How important are bibliometrics in academic recruitment processes?
In a newly published paper in Minerva I have analyzed confidential reports from professor recruitments in four disciplines at the University of Oslo. In the paper I show how bibliometrics are used as a screening tool and not as a replacement for more traditional qualitative evaluation of candidates.
The use of metrics is a hot topic in science, and scholars have criticized metrics for being more driven by data than by judgements. Both the Leiden Manifesto and the DORA-declaration, signed by thousands of organizations and individuals, have expressed concerns about the use of metrics on individuals. Despite the critique metrics are used in academic hiring processes which represent critical junctures for academics deciding on their future careers. Although metrics are used in academic recruitment processes, there are few studies on how and with which importance they are used, and whether metrics have replaced or only supplemented the more traditional qualitative candidate evaluation. In a newly published paper in Minerva I cover this research gap and show how metrics are applied chiefly as a screening tool to decrease the number of eligible candidates and not as a replacement for peer review.
The lack of knowledge of how metrics are used in recruitments could partly be due to the secrecy of these processes, where what happens is often highly confidential. However, with access to confidential documents from 57 professor recruitments in sociology, physics, informatics and economics between 2000 and 2017 at the University of Oslo, I was able to explore these black boxes. Going beyond more superficial accounts of whether metrics were used or not, I could unpack the evaluation of candidates and explore how metrics were used. With content analysis in NVivo I identified which criteria were used, when these criteria were used and how important they were for the ranking of the candidates.
These documents showed that research experience was the most important criterion in recruitment processes, while the candidates’ teaching and dissemination experience were less valued. In these evaluations, metrics of research output were an important criterion but seldom the most important one. Contrary to the literature suggesting an escalation of metrics in academic recruitment, I instead detected foremost stable assessment practices with only a modestly increased reliance on metrics. Furthermore, paying attention to the candidate’s volume of publications is no entirely new phenomena either, but has been a practice throughout the time period observed in my study. Still, I found a moderate increased reliance on metrics in these evaluations.
In the evaluation of candidates bibliometric indicators were primarily applied as a screening tool to reduce high numbers of candidates and not as a replacement of the qualitative peer review of the candidates’ work. It is quite understandable that when universities receive applications by, e.g., over 40 candidates, they are not capable of evaluating them all but need to decrease the number of candidates for more thorough evaluations. Here, bibliometrics have proved to be a useful screening tool.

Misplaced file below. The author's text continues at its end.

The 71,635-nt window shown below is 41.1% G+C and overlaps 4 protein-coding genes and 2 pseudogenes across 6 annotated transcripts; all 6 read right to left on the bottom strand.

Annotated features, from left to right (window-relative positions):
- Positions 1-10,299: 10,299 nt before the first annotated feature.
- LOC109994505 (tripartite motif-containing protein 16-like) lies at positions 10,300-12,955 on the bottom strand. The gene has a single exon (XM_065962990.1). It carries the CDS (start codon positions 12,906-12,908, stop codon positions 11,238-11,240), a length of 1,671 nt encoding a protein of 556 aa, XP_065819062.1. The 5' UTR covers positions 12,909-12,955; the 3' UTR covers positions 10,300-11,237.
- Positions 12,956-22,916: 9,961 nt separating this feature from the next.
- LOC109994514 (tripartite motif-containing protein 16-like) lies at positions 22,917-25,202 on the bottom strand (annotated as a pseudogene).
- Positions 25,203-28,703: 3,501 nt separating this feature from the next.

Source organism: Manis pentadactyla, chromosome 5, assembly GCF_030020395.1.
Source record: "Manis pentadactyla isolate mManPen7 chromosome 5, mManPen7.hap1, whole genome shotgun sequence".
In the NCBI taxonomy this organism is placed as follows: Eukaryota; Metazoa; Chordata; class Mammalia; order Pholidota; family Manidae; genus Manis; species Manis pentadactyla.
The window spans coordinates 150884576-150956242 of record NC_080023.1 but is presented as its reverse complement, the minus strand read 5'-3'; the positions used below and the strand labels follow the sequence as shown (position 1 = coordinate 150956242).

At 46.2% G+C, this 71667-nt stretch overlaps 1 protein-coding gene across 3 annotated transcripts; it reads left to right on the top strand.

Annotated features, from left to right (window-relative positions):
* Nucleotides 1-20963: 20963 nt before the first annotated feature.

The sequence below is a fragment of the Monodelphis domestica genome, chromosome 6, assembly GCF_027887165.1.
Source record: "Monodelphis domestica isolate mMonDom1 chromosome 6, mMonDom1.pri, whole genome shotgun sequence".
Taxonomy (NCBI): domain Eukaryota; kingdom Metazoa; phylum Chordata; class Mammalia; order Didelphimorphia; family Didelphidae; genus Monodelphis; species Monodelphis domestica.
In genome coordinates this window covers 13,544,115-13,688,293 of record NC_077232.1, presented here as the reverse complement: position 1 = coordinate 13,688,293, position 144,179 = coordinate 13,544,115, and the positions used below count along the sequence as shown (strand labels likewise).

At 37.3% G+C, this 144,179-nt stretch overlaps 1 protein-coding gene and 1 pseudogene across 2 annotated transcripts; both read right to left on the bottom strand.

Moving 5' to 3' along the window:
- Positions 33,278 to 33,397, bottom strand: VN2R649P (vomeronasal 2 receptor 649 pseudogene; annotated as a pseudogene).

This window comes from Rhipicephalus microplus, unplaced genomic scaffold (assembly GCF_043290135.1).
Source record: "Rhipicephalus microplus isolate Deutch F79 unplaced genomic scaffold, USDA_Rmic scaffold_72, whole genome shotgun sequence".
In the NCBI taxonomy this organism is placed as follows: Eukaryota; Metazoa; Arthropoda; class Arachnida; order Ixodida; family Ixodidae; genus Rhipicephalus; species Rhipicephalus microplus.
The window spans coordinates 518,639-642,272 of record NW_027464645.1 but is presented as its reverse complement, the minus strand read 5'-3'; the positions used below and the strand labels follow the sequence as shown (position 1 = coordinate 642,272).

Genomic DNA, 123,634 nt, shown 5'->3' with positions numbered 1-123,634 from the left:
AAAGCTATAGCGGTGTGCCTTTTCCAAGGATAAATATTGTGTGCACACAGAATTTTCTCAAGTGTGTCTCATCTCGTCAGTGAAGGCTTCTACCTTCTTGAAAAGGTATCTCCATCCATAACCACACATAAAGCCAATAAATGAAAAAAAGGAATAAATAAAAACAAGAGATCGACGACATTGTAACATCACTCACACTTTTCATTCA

In the figure below I display the most important criteria used in the three different committees which the Norwegian academic recruitment processes consisted of. While metrics were the most important criteria in the selection committees, whose task it is to select eligible candidates, they were inferior when it came to the in-depth reading of the candidates’ work in the expert committees. Here, tenured professors evaluated the candidates according to disciplinary standards. Moreover, in the last stage of the recruitment process, when interviewing the highest ranked candidate, metrics were neglected as the focus for these interviews was to evaluate the candidates’ teaching experience and their social skills.
The use of metrics was also strongly dependent on the evaluation cultures of different disciplines. In sociology, the evaluators’ in-depth reading of the candidates’ work was still the most important, and in physics and informatics having the specific skills announced in the call was more important than having impressive publication lists. However, economics was an exception, where the number of top publications proved to be the most salient criterion. The next figure shows the most important criteria in the expert committee, where tenured professors evaluated the candidates.
The disciplines further relied on different types of metrics. Social sciences chiefly emphasized publication volumes and journal quality, while the natural sciences relied more strongly on various metrics such as the number of publications, citation scores and the number of conference proceedings. Figure 3 shows how often the different types of metrics were applied by the expert committees.
My study thus reveals a more nuanced view of the use of metrics in the evaluation of individual researchers. Even though metrics are used in academic recruitments, this does not imply a fundamental change of these processes where metrics have overruled traditional peer reviews. Instead, the Norwegian case could hint to a moderate use of metrics, as for instance as a screening tool.
Nevertheless, although the use of metrics was moderate, I have not investigated whether the first screening process eliminated only irrelevant candidates or if the screening also excluded highly qualified candidates. Nor have I investigated more indirect effect, for example if the awareness of this screening makes researchers follow ideas where the prospect of publication in high ranked journals seems more likely. I thus encourage scholars to more closely study the effect of the use of metrics.
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